In my former life, I was an operations director at a luxury downtown hotel. Sitting around the executive table, I would be asked or simply comment on how the employees might feel as a result of a decision or a shift in strategy. Often my perspective was seen as the devil’s advocate as I attempted to shine a light in an area dark for the others.
Not surprisingly, I was the one in the group that had measured the highest empathy ratings in our latest team assessment tool. Despite the ridicule I endured, I wore this badge proudly.
Upon reflection, it is clear that what was really happening around the executive table was a shift in organizational values. Unfortunately, instead of recognizing this, I dug my trench and set up my defenses. Clearly, I was the only one who cared about the people!
In my trench, I worked really hard at understanding my employees and sheltering them from the big bad wolf. Instead of sharing strategy and developing decision-making skills I chose to protect them. Instead of building an external network and seeking out new ways of doing things, I became more insular.
Since 2006 when I began my coaching practice, I ‘ve had many conversations with leaders who have fallen into the same trap. I term this the Mother Bear Syndrome. – The need to protect and keep your cubs safe from danger. The paradox is that I became the danger.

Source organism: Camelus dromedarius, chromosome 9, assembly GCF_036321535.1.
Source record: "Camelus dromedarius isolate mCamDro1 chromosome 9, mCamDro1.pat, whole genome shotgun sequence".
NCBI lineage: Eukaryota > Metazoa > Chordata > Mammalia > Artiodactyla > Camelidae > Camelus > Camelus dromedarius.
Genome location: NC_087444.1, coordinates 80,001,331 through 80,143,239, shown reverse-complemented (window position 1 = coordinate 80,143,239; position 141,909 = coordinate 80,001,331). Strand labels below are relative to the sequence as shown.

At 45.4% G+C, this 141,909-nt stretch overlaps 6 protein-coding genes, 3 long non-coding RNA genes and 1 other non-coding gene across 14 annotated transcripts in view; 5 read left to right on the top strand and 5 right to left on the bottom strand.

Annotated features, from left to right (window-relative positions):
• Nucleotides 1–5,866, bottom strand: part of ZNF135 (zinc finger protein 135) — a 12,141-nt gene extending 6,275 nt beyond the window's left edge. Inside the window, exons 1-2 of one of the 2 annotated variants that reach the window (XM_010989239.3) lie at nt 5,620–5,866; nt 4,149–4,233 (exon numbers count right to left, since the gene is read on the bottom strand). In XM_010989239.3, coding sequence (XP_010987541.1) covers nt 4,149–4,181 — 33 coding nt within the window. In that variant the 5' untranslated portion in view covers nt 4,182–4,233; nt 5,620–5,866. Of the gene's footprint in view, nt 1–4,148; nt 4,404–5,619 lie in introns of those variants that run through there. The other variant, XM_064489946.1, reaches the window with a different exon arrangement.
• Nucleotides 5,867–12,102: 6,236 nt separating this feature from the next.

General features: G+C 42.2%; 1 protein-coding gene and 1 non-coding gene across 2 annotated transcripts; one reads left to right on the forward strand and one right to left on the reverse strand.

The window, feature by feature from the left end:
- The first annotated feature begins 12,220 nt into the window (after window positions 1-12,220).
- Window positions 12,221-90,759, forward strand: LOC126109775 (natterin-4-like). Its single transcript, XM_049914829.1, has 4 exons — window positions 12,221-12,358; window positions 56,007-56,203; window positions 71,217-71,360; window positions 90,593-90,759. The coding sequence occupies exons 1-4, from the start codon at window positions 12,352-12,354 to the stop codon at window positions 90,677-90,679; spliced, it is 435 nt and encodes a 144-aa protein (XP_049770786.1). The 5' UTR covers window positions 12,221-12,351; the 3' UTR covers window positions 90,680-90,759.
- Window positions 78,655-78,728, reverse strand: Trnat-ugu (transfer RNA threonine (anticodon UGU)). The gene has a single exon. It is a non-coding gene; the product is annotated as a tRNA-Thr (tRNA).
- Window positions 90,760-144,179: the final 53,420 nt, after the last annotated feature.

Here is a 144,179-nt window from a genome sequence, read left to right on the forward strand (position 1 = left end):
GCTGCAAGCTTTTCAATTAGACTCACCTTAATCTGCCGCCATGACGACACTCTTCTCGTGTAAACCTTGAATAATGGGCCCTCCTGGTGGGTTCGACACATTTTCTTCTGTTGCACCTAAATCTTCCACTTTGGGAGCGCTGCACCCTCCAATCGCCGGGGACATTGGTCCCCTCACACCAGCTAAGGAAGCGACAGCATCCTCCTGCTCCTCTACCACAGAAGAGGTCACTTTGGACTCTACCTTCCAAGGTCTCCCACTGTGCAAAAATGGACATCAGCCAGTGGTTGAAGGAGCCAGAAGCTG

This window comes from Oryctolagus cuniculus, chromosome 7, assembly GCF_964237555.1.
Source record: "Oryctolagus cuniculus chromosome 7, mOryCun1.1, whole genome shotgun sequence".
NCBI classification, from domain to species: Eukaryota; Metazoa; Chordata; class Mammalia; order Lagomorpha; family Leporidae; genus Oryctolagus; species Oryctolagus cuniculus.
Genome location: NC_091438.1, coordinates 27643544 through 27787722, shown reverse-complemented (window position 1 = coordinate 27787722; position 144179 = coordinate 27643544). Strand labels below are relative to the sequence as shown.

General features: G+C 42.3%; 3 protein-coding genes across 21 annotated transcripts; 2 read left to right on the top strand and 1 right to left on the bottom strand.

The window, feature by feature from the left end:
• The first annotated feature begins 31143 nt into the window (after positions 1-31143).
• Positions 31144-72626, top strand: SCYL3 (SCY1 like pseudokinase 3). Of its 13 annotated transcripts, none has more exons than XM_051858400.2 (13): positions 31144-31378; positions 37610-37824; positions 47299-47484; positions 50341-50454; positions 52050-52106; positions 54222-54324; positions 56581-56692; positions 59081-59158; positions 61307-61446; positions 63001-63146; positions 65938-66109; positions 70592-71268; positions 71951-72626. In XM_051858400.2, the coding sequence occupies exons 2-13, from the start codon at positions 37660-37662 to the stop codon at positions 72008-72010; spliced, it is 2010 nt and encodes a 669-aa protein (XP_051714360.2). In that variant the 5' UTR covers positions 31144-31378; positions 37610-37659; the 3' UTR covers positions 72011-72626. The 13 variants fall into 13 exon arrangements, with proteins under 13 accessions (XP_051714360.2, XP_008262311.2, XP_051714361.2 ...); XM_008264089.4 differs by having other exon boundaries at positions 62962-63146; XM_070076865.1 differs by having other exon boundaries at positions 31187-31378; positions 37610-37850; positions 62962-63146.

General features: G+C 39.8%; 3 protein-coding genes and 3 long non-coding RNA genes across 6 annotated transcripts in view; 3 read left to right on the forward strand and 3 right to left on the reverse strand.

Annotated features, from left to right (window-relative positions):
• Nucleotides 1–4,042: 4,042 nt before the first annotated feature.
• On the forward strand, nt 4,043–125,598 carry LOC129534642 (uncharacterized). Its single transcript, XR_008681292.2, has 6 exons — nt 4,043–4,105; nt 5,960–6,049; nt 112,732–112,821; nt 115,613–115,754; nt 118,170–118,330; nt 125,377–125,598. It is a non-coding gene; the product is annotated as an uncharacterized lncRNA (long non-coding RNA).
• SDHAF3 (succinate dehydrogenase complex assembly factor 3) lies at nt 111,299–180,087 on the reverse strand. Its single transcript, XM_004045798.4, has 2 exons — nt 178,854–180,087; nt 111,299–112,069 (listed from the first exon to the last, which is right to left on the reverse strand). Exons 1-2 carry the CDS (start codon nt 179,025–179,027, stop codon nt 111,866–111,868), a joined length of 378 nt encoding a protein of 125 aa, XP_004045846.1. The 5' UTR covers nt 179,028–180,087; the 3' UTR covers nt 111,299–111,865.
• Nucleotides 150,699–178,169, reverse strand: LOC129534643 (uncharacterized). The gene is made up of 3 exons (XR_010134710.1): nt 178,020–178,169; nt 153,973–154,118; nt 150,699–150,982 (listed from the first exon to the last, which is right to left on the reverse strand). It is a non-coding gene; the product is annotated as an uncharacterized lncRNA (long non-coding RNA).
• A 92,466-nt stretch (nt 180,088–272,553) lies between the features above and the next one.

What I should have been doing was developing critical thinking skills with my reports, collaborating across the organization and seeking innovation from both inside and outside of the business. I should have seen this as an opportunity to broaden my perspective by building relationships with people that did not see things my way.
Over time my leadership lost steam. The divide in organizational values became greater. This experience has taught me many things about leadership and the value of keeping your empathy in check.
Here are 5 strategies to ensure your empathy is not in overdrive
1. Spend more time understanding the organization’s strategy and how you can make an impact. When the strategy shifts in a direction you don’t support, fight the urge to disengage. Your ability to get curious, gain clarity and involve your team in the challenge will help shape your future and the future of your organization.
2. Build relationships with the people you are not aligned with. My experience has taught me that if you dig deep enough you will find common values and gain understanding on how to work together. Remember that you will not be able to increase your leadership influence by retreating.
3. Build your network across your organization and beyond. Work to discover best practices and new ways to accomplish your goals. The answers are often right in front of us but if we have our head down, we miss them.
4. Don’t be afraid to challenge your people and create some level of discomfort. Highly ambitious goals can create a healthy competitive environment that will both motivate and build your team’s resilience.
5. Don’t become one voice. If the only perspective you bring to the table is one, you will become predictable and others will tune you out. If you really want to be heard do a better job listening.